Friday, September 20, 2013

R. H. Blyth & Chora: Late Summer, Early Fall

Art by Egon Schiele

       The change of clothes;
The crow is black,
      The heron white. 
Chora,                                        trans. by R. H. Blyth

While slowly perusing (by slowly, I mean over the last year or so) the third volume of R. H. Blyth's Haiku (Summer-Autumn), I ran across this poem by Chora, under the chapter title "Human Affairs."  Blyth, of course, always gives one pause in his astute, penetrating, and, sometimes, decidedly off-kilter observations. Here is what he said about this poem:

"Human beings are a feeble tribe, always changing. The crow remains as it is, the heron also. This haiku is somewhat epigrammatic; it is of intellectual content, but its meaning is expressed with such directness, simplicity, and concreteness that we welcome it as a lower but interesting use of the haiku form."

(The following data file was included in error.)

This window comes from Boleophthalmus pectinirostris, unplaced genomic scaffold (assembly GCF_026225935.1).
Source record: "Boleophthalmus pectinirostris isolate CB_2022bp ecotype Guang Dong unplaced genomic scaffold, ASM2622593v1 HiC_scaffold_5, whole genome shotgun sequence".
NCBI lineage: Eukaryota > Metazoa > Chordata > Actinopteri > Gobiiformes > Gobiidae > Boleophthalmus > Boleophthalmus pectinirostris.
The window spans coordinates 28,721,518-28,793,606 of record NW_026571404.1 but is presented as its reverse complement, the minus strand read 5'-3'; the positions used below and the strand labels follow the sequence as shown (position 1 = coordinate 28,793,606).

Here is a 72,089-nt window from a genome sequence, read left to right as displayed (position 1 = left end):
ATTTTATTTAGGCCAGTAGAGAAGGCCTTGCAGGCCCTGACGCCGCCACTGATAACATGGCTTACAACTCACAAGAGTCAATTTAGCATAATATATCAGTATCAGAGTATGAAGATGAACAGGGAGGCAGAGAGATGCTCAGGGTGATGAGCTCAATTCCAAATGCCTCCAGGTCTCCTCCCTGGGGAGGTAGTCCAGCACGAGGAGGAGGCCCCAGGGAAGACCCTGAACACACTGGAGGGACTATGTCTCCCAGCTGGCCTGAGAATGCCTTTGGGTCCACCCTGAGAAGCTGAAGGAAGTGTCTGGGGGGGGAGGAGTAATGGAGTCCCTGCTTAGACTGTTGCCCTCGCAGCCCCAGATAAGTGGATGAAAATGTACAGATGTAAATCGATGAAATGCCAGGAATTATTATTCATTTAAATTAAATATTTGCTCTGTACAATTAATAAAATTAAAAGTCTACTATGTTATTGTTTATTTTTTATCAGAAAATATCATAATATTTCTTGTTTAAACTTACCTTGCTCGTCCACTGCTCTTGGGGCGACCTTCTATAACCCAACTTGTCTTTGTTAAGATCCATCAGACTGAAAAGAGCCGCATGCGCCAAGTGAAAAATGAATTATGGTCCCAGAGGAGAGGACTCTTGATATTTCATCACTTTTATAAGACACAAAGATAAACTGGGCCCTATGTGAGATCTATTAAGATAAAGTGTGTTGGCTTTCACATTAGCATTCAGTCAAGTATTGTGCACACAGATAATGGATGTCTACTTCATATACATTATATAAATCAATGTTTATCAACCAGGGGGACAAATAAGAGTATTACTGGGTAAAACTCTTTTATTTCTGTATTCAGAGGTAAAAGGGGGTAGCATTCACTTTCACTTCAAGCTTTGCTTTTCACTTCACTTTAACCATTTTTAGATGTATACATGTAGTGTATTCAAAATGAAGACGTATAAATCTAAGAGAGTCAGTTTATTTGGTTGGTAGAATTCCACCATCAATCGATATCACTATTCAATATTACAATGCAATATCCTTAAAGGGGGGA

In some ways, most obviously tone, this seems a casual observation but it is hardly that. It is Blyth's style, coupled with his mastery of the subject, which makes the tone seemingly casual. 

And what makes him so eminently readable. 

What is negative in his assessment of Chora's haiku is the "intellectual content," which is directly to the point when discussing traditional haiku. Though he consigns it to a lower circle, in this case it is a lower circle of heaven and not hell. 

Certainly, the pros out weigh the cons.

The poem, from a human standpoint, nicely represents, if intellectually, the transition of seasons and, if I can take a hint from the volume 3 subtitle, the transition which we now in the Northern hemisphere are experiencing: late summer to early fall. I'm not quite sure it should be characterized as epigrammatic, unless strictly limiting it to meaning and not execution. Still, there are so many reasons to love Blyth. 

His selection of this haiku, for instance.

Plus that chapter title: Human affairs.  

And, oh, yes, a feeble tribe, indeed.


Photo by YST

growing feeble--
breaking off blossoms
with twisted mouth
translated by David G. Lanoue

David Lanoue notes of this Issa haiku that it is "A reflection on the aging process. Issa contorts his face with the effort of snapping off a little branch of blossoms." 

How right he is and how poignant the image, and the observation.


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